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Visual Studio .NET 2005 Beta 1 - Whitehorse

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    I´ve tested a little bit with the Whitehorse "modeler". I´ve some questions:

    - Do you provide only 2 diagrams (infrastructure and class diagram) ? I think it´s necessary to have a use case diagram, activity diagrams, sequence diagrams and class diagrams as minimum set (see UML for more details).

    - The class diagram is like the UML class diagram but with less functionality - e.g. in Whitehorse I have only the directed association and the generalisation. What´s about the rest ? (Aggragation,composition, ...) Will these features come in the final ?

    - If I add an abstract element (method, ...) the designer generates e.g. a method body -> that´s a bug.

    - I cannot see abstract, virtual, ... in the class diagram - I have to read the tooltip.

    - If I use the association to connect two classes the designer automatically generates a property. How can I have an association without a property - if I need the class1 to use the class2 (initiate).

    - will there an interface between Whitehorse and UML XMI ? 

    - most of the UML tools has the feature that you can "draw" the model and get the code for that - and vice versa. In whitehorse (for now) I cannot drag and drop a new class into the "class diagram" - why ? Is that a feature for the final Version ?

    Summary: A real UML tool (like rational xde) has about 20 diagram types. Everything is possible. Whitehorse is very "primitive".

    How can I develop GOOD software if I start with the infrastructure or the class diagram -> that is not possible (see some OO guys like R.Martin, ...). Infrastructure is a (implementation) detail. The class diagram is also very detailed and not a good starting point for OOD/OOA.

    What´s your way ?

    How can Whitehorse "survive" if it is only a smaller UML.

    Very Important: You know that UML is not only the class diagram, yes ?!

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    Whitehorse is not UML, but rahter a DSL (domain-specific language) tool, which makes it much more suitable for actual software design. You should read this post, and other posts at Keith Short's blog.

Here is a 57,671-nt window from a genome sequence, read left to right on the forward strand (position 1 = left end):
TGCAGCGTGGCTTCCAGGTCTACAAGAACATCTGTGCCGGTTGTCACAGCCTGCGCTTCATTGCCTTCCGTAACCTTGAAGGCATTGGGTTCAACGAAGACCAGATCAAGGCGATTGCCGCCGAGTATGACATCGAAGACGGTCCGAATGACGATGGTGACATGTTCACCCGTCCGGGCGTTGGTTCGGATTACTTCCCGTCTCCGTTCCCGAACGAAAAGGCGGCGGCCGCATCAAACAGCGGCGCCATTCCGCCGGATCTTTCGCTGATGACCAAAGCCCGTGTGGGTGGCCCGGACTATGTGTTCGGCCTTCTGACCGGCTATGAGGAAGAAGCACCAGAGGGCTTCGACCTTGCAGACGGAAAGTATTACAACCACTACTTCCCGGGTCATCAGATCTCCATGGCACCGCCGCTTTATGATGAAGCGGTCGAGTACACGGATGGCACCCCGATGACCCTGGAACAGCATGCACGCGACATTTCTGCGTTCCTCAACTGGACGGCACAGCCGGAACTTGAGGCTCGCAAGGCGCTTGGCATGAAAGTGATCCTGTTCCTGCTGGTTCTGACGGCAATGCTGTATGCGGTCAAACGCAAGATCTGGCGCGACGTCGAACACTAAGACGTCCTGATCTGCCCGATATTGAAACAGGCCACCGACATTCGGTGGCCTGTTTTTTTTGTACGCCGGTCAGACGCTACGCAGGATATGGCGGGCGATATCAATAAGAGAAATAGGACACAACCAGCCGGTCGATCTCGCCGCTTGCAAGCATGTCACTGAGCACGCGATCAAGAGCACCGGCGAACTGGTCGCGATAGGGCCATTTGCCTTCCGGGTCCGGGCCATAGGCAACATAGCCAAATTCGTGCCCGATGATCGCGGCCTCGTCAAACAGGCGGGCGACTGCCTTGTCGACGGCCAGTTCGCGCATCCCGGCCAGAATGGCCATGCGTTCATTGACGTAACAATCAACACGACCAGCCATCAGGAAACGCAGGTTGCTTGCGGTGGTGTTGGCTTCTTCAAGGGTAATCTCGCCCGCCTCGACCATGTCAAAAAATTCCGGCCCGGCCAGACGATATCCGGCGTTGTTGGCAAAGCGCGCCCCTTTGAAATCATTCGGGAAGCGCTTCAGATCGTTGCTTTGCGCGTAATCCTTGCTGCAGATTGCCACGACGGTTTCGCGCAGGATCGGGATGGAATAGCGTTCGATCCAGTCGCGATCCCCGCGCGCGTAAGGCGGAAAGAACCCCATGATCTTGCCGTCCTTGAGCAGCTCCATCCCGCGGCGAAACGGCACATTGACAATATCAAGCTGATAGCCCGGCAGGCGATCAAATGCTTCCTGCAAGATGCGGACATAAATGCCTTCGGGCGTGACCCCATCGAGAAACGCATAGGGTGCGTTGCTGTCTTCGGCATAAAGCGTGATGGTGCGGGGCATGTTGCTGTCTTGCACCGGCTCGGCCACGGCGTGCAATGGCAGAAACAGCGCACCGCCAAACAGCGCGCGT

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    "We’d recommend precisely defined DSLs and DSL-based tools for

    • Precise abstractions from which code is generated
    • Precise abstractions that map to variabilities in frameworks and components
    • Precise mappings between DSLs
    • Conceptual drawings that have precisely specifiable mappings to other DSLs or to code artifacts"

    This is also possible with the UML tools. So why do I need a worth "class diagram" in whitehorse ?

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    Having experienced first hand the mismatch between UML and programming languages, first by mapping UML to Java for a standard UML profile, and then by mapping UML to C# for a UML based modeling tool, I'm not convinced that these things can be done well with UML tools.

    Have you tried modeling C# properties using UML? How about events? Did you find the results satisfying?

    Have you tried putting a UML class diagram that talks aobut attributes and operations instead of fields and methods in front of a code oriented C# developer? What response did you get?

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    Someone has actually noticed there is a H U G E gap between system modelling tools such as UML and the finished coded article.

    Adding to UML is almost like 'un-controlled' growth, some could say a wart! I'm not impressed with what I have seen so far and I count myself as abit of a veteran of system design for many years, the silver bullet is allot closer but still for my mind along way off.

    UML diagrams for me for are the bare-bones and gives you the first pass in the thinking of how an applications structure could possibly fit together.

    For me in actual reality a good percent of detail doesn't get stored out until you are coding the applications. I have found the prototypes do far more me in helping to design an application than UML. Also old techniques such as P/Code (now I'm showing my age) really did help in establishing a good program simply by allowing the developer a valuable pass at the eventual program at a lower level of detail.

    Obviously such primitive techniques are all well and good but the challenges of modern day computing such as OO design and SOA need applications to look increasing at the bigger picture as well as up close and personal.

    What we need is a design standard that will allow us to design and build application in an iterative fasion at many different design 'resolutions', from the 'big picture' to 'fly wing' detail that simply inter-locks.

    ... and finally it's got to be a standard that we can all hum.

    Hmmm, something to ask Santa for ... oh and world peace.

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